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Poster C65, Friday, August 17, 10:30 am – 12:15 pm, Room 2000AB

Post-stroke impairment of auditory comprehension is associated with changes in cerebral blood flow

Grigori Yourganov1, Jaleel Jefferson1, Julius Fridriksson1, Brielle Stark1, Christopher Rorden1;1University of South Carolina

INTRODUCTION Lesion-symptom mapping is the most common analysis of the relationship between post-stroke brain damage and behavioral impairments. However, this analysis is strongly dependent on the underlying vasculature: it can only detect the regions that are lesioned in a sufficient number of participants. Theoretically, a brain region which might be behaviorally important but spared by the stroke is not likely to be identified by lesion-symptom mapping. We tested this hypothesis by analyzing regional cerebral blood flow (CBF) data, performed on a set of participants with post-stroke aphasia. METHODS 141 people with middle cerebral artery (MCA) strokes and various degrees of post-stroke speech impairment were evaluated using Western Aphasia Battery. Their structural brain damage was assessed by T1- and T2-weighted imaging, and CBF was assessed with Arterial Spin Labeling technique. Binary lesion maps were manually demarcated on T2-weighted images. We used the NiiStat MATLAB toolbox to see how the participants’ auditory comprehension scores were related to CBF maps, and, separately, to lesion maps. For this purpose, we used univariate analysis (VLSM for lesion maps, GLM for CBF maps) as well as multivariate analysis (Support Vector Regression for both CBF and lesion maps, with a leave-one-out framework for out-of-sample prediction). For lesion analysis, only the voxels damaged in at least 10 participants were considered; CBF analysis was performed on the whole brain. RESULTS Using multivariate analysis, auditory comprehension scores could be predicted from lesion and CBF maps with approximately the same accuracy (Pearson’s correlation coefficient between actual and predicted scores: r = 0.6534 for CBF, and r = 0.6541 for lesion maps; p < 10^-18). For lesion analysis, this prediction was largely driven by damage to superior and middle temporal regions (stretching from temporo-parietal junction to temporal pole) and supramarginal gyrus. In CBF analysis, in addition to these regions, we found that impairment of auditory comprehension was associated with reduced CBF to cingulate gyrus, cuneus, and basal ganglia, as well as with increased CBF to several right-hemisphere regions (among others, ventromedial prefrontal cortex and cingulate and inferior frontal gyri). These findings were also supported by univariate analysis. DISCUSSION Compared with lesion maps (which are usually drawn on high-resolution T1- or T2-weighted images), the ASL-derived CBF maps have poor spatial resolution and signal-to-noise ratio. However, they are less dependent on the underlying vasculature, and can help us to identify the brain regions that might be involved in speech but are not commonly lesioned. We showed this by identifying a set of regions where reduced CBF is associated with impairment of auditory comprehension; these regions are perfused by anterior and posterior cerebral arteries and therefore cannot be identified by lesion analysis of our sample of MCA stroke survivors. In addition, CBF analysis revealed potential “luxury perfusion” in the right hemisphere, i.e. increased blood flow associated with behavioral impairment. We suggest that CBF maps can provide the information about the association between brain damage and behavioral impairment which is not available in lesion maps.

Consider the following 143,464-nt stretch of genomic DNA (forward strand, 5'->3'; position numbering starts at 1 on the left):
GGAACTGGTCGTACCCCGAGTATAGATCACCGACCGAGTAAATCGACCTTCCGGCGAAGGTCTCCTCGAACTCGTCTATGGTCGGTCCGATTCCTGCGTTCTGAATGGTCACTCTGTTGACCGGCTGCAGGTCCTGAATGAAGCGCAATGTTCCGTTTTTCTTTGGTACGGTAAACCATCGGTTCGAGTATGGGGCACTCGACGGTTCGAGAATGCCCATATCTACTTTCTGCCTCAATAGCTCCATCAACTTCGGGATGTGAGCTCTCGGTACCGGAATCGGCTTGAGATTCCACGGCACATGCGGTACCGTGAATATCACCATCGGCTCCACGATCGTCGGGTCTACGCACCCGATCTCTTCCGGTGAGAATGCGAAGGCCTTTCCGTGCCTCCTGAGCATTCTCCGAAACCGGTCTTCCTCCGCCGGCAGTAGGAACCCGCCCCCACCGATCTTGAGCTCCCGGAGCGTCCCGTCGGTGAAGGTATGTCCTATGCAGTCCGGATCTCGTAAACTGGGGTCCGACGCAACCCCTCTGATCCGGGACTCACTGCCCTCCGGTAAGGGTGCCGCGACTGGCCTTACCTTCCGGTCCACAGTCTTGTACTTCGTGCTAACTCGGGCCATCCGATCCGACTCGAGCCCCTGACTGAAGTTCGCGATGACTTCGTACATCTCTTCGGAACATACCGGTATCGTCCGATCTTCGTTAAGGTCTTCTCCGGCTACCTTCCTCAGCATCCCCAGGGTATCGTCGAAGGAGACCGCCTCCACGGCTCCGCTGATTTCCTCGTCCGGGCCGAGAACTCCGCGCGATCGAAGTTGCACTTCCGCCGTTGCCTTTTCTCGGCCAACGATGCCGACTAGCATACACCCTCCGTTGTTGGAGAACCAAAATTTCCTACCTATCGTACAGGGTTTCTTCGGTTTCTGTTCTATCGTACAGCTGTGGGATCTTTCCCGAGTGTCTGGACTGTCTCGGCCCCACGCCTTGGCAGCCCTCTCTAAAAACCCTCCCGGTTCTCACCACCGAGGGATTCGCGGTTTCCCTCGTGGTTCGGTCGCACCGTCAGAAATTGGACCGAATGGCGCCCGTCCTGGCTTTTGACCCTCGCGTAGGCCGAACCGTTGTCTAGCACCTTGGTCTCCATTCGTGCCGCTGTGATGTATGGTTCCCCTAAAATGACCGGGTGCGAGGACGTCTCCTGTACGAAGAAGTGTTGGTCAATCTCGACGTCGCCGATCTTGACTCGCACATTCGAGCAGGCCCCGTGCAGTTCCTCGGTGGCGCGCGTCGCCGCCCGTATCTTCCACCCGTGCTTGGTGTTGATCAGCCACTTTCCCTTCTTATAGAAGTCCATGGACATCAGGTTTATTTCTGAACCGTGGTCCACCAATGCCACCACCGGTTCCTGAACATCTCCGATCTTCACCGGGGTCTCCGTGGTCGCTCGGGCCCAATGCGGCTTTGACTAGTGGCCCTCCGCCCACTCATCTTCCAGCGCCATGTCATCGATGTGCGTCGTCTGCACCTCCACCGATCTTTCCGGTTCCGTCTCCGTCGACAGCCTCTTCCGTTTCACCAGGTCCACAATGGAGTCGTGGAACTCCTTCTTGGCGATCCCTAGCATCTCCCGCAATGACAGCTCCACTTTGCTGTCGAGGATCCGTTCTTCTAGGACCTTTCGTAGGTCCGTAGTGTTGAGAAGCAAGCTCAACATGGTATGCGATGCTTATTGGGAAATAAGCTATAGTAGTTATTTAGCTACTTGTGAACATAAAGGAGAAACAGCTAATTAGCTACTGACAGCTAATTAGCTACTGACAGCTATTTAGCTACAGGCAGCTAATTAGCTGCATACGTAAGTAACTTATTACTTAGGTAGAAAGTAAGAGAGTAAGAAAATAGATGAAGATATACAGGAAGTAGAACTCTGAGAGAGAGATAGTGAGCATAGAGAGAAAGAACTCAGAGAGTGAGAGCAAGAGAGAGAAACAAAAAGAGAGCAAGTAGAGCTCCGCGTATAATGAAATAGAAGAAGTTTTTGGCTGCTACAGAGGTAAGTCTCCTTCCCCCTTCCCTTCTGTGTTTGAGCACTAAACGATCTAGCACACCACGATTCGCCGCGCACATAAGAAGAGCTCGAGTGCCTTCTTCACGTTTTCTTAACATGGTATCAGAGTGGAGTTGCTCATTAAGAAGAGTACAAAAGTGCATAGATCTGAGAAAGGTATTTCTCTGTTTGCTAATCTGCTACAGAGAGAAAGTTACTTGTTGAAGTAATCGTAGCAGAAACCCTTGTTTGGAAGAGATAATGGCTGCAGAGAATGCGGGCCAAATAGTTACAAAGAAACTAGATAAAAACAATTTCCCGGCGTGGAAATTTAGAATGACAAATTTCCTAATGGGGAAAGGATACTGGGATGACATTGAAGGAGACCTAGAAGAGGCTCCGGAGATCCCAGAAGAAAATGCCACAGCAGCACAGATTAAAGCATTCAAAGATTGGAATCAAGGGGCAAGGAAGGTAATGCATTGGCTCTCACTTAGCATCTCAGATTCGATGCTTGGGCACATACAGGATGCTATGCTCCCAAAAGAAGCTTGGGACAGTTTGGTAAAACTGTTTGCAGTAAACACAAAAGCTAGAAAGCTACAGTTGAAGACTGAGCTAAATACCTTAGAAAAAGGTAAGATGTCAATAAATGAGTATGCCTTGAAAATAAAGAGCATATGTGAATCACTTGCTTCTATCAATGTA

Topic Area: Methods